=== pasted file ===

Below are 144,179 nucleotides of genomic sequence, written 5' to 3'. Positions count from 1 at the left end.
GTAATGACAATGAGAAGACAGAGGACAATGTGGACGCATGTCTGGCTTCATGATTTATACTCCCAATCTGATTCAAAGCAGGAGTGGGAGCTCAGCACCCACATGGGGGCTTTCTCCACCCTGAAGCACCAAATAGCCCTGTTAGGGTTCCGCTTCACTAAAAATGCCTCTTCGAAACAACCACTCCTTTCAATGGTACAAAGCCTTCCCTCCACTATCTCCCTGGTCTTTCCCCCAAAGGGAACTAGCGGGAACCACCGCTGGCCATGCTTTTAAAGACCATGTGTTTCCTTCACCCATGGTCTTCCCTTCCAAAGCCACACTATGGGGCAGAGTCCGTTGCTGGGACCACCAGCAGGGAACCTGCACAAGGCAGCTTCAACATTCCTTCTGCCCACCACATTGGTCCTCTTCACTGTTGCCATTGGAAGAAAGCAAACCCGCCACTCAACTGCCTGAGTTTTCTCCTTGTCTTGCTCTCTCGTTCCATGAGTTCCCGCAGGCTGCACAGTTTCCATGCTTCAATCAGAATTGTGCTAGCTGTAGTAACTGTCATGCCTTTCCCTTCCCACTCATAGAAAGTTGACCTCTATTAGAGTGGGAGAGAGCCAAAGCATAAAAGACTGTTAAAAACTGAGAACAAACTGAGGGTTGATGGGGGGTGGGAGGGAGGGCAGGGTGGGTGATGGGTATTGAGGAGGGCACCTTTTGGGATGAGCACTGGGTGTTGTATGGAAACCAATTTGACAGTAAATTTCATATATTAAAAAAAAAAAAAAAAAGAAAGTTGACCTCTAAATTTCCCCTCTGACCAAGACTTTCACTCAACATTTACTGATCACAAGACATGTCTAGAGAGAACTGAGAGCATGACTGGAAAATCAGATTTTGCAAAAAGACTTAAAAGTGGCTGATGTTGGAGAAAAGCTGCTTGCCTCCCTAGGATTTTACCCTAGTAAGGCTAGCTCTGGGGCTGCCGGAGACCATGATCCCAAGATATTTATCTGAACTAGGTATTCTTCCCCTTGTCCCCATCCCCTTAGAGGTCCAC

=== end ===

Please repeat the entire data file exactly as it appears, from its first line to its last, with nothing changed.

Below are 144,179 nucleotides of genomic sequence, written 5' to 3'. Positions count from 1 at the left end.
GTAATGACAATGAGAAGACAGAGGACAATGTGGACGCATGTCTGGCTTCATGATTTATACTCCCAATCTGATTCAAAGCAGGAGTGGGAGCTCAGCACCCACATGGGGGCTTTCTCCACCCTGAAGCACCAAATAGCCCTGTTAGGGTTCCGCTTCACTAAAAATGCCTCTTCGAAACAACCACTCCTTTCAATGGTACAAAGCCTTCCCTCCACTATCTCCCTGGTCTTTCCCCCAAAGGGAACTAGCGGGAACCACCGCTGGCCATGCTTTTAAAGACCATGTGTTTCCTTCACCCATGGTCTTCCCTTCCAAAGCCACACTATGGGGCAGAGTCCGTTGCTGGGACCACCAGCAGGGAACCTGCACAAGGCAGCTTCAACATTCCTTCTGCCCACCACATTGGTCCTCTTCACTGTTGCCATTGGAAGAAAGCAAACCCGCCACTCAACTGCCTGAGTTTTCTCCTTGTCTTGCTCTCTCGTTCCATGAGTTCCCGCAGGCTGCACAGTTTCCATGCTTCAATCAGAATTGTGCTAGCTGTAGTAACTGTCATGCCTTTCCCTTCCCACTCATAGAAAGTTGACCTCTATTAGAGTGGGAGAGAGCCAAAGCATAAAAGACTGTTAAAAACTGAGAACAAACTGAGGGTTGATGGGGGGTGGGAGGGAGGGCAGGGTGGGTGATGGGTATTGAGGAGGGCACCTTTTGGGATGAGCACTGGGTGTTGTATGGAAACCAATTTGACAGTAAATTTCATATATTAAAAAAAAAAAAAAAAAGAAAGTTGACCTCTAAATTTCCCCTCTGACCAAGACTTTCACTCAACATTTACTGATCACAAGACATGTCTAGAGAGAACTGAGAGCATGACTGGAAAATCAGATTTTGCAAAAAGACTTAAAAGTGGCTGATGTTGGAGAAAAGCTGCTTGCCTCCCTAGGATTTTACCCTAGTAAGGCTAGCTCTGGGGCTGCCGGAGACCATGATCCCAAGATATTTATCTGAACTAGGTATTCTTCCCCTTGTCCCCATCCCCTTAGAGGTCCAC